Official accounts of the death of North Korea’s self-styled “Dear Leader” – like just about everything from that benighted country – should be disbelieved.
They are saying Kim Jong Il died from a heart attack while travelling by train on Saturday morning.
We get lots of clues to what really happened from this obituary.
Kim, who came to power in 1994 upon the death of his father, North Korea founder Kim Il Sung, led one of the world’s most enduring dictatorships, a repressive regime that has long defied predictions of its demise.
Against the odds, it survived into the 21st century while its people went hungry and its allies drifted away to pursue globalization and reform.
Kim Jong Il remained to the end an unrepentant communist, refusing to liberalize North Korea’s economy even as his people became some of the world’s poorest, with millions dying of starvation and tens of thousands imprisoned on charges of political crimes. While rival South Korea became one of the world’s wealthiest nations, many in the North have earned less than a dollar a month.
This is a country of shortages: it is short of food and short of money, and it has been led by a bloke who was short of stature, which is why he would have opted for a bouffant hairdo, oversize glasses and elevator shoes.
A country with those sorts of shortages is not likely to be generously supplied with fertiliser.
And the people there can’t afford to throw anything away. Not even a bad leader (who would be flushed down the electoral dunny in this country).
Let’s go on to the next clue: Kim’s reputation as a canny survivor and negotiator.
He weathered a storm of international condemnation to acquire and develop nuclear devices, one of which his country tested in 2006.
To the great irritation of U.S. diplomats, he repeatedly used the threat of nuclear weapons to exact political concessions and economic aid. At the same time, he ignored pressure to release an estimated 200,000 citizens kept in a gulag of prison camps, some for transgressions as minor as failing to keep portraits of Kim and his father on their walls.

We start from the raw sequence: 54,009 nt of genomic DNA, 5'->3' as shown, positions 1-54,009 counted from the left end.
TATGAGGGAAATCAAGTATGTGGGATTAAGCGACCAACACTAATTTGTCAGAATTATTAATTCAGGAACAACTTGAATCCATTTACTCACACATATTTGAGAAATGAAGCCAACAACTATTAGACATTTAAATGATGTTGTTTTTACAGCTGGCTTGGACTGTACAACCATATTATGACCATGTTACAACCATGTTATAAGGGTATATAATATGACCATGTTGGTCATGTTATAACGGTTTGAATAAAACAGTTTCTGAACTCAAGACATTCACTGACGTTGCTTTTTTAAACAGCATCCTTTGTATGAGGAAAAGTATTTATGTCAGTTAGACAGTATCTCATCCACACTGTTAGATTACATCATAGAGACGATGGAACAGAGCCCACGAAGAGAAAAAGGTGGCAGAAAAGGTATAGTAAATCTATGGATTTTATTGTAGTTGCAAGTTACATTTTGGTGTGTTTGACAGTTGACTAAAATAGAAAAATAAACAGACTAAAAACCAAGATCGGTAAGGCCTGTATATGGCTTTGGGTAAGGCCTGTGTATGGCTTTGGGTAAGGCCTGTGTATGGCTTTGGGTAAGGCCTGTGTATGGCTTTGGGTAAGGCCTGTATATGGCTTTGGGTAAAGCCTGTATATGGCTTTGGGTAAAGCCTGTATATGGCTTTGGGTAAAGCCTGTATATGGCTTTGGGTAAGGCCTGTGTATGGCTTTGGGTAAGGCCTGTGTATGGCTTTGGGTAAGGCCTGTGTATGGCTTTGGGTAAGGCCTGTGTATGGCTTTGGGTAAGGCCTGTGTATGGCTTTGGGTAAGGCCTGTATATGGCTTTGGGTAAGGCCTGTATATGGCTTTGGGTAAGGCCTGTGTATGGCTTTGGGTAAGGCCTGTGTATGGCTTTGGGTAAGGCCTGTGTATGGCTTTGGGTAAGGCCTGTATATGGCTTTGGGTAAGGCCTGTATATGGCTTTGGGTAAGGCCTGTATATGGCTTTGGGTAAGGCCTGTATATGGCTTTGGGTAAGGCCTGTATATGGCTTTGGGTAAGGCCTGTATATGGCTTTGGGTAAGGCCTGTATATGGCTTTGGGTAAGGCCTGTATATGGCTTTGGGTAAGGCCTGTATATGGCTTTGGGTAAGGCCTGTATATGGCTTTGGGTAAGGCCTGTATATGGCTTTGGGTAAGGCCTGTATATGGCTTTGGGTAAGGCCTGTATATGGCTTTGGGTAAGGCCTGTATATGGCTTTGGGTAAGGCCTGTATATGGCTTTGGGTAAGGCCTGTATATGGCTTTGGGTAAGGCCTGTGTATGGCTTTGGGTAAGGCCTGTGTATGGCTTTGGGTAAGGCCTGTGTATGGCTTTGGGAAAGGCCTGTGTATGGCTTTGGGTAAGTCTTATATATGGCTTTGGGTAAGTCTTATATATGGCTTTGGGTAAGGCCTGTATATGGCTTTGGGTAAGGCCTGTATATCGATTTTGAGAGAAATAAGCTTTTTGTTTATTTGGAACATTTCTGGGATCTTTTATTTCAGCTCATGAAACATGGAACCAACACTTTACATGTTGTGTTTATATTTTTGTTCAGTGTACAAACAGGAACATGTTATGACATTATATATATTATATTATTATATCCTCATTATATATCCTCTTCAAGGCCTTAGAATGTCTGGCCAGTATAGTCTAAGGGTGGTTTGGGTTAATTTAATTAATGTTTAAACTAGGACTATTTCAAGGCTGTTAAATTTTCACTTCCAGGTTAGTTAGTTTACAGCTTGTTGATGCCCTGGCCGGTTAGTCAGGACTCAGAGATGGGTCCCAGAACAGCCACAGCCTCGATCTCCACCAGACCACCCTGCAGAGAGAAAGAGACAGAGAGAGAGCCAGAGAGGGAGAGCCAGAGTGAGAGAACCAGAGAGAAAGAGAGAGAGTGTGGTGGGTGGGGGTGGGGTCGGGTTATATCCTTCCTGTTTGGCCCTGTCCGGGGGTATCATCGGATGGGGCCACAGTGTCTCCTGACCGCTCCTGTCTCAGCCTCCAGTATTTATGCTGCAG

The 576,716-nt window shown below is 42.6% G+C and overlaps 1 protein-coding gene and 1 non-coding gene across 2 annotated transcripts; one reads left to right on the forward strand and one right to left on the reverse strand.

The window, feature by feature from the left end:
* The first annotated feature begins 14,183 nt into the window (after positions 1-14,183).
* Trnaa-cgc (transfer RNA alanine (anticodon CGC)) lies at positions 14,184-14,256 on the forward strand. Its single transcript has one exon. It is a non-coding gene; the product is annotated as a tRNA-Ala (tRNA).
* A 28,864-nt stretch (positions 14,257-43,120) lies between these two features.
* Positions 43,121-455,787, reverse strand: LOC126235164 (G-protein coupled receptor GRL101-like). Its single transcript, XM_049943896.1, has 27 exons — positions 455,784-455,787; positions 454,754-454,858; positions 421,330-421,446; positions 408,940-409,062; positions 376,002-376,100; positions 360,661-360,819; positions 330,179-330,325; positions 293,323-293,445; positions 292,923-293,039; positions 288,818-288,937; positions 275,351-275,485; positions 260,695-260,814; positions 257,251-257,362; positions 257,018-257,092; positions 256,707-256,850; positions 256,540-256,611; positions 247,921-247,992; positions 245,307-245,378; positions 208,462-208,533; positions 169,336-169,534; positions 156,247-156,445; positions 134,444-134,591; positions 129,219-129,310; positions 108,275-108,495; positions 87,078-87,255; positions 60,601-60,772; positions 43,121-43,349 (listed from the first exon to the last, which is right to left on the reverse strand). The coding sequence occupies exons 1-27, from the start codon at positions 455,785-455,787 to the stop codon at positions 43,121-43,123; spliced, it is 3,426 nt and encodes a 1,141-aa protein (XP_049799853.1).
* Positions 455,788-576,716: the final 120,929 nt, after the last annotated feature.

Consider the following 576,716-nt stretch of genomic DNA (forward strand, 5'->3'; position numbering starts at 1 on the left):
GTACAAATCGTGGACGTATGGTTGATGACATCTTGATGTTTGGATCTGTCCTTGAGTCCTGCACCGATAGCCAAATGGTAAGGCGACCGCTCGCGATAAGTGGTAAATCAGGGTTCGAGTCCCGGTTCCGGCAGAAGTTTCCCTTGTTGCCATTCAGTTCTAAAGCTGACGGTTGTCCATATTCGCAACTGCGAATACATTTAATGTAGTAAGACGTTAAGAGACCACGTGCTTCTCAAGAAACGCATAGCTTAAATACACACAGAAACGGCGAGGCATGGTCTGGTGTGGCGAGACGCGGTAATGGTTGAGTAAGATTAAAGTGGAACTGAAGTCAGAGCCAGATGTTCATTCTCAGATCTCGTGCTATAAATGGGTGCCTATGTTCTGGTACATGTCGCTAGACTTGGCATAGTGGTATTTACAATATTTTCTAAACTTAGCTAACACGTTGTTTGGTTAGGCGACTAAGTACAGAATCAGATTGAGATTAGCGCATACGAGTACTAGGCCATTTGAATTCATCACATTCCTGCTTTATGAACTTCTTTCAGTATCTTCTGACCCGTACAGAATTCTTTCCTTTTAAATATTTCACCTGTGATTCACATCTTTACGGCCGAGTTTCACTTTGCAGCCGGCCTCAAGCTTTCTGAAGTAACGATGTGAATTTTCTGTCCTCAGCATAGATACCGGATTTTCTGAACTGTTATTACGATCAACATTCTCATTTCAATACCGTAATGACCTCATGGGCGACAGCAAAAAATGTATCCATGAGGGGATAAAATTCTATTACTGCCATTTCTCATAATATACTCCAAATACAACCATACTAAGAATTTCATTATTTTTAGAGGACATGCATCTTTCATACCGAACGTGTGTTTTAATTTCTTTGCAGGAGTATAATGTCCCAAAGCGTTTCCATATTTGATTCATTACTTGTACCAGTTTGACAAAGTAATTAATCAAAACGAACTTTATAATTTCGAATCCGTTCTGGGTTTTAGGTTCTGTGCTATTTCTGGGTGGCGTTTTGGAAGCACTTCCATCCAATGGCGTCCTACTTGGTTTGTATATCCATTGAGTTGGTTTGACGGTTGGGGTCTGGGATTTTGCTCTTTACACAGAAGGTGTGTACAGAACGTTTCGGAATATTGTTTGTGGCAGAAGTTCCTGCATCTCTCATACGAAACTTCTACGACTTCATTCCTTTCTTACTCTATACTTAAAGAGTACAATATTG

“I loathe Kim Jong Il,” former President George W. Bush once told journalist Bob Woodward, calling him a “pygmy” and a “spoiled child.”
Yep. He got up the noses of Western leaders.
Then we learn that –
Kim was born Feb. 16, 1941, in the Russian city of Khabarovsk, where his father was stationed with other Korean and Chinese guerrillas being trained by the Soviet army to fight the Japanese.
The North Korean propaganda machine later claimed his birth took place a year later on Mt. Paektu, a sacred peak in Korean folklore, and that it was heralded by a double rainbow.
It was only the first of many outlandish legends in a cult of personality that also credited him with writing dozens of books and operas and making 11 holes-in-one in a single round of golf.
There’s a strong whiff around those stories, eh?
And then –
Although the first born, he did not take for granted his eventual succession and worked hard to ingratiate himself with his powerful father.
In other words, he had to make an effort to get close to his father, who no doubt wanted to keep him at a distance.
Kim eventually became director of the ruling party’s bureau of agitation and propaganda, a job that enabled him to get involved with one of his great passions: cinema.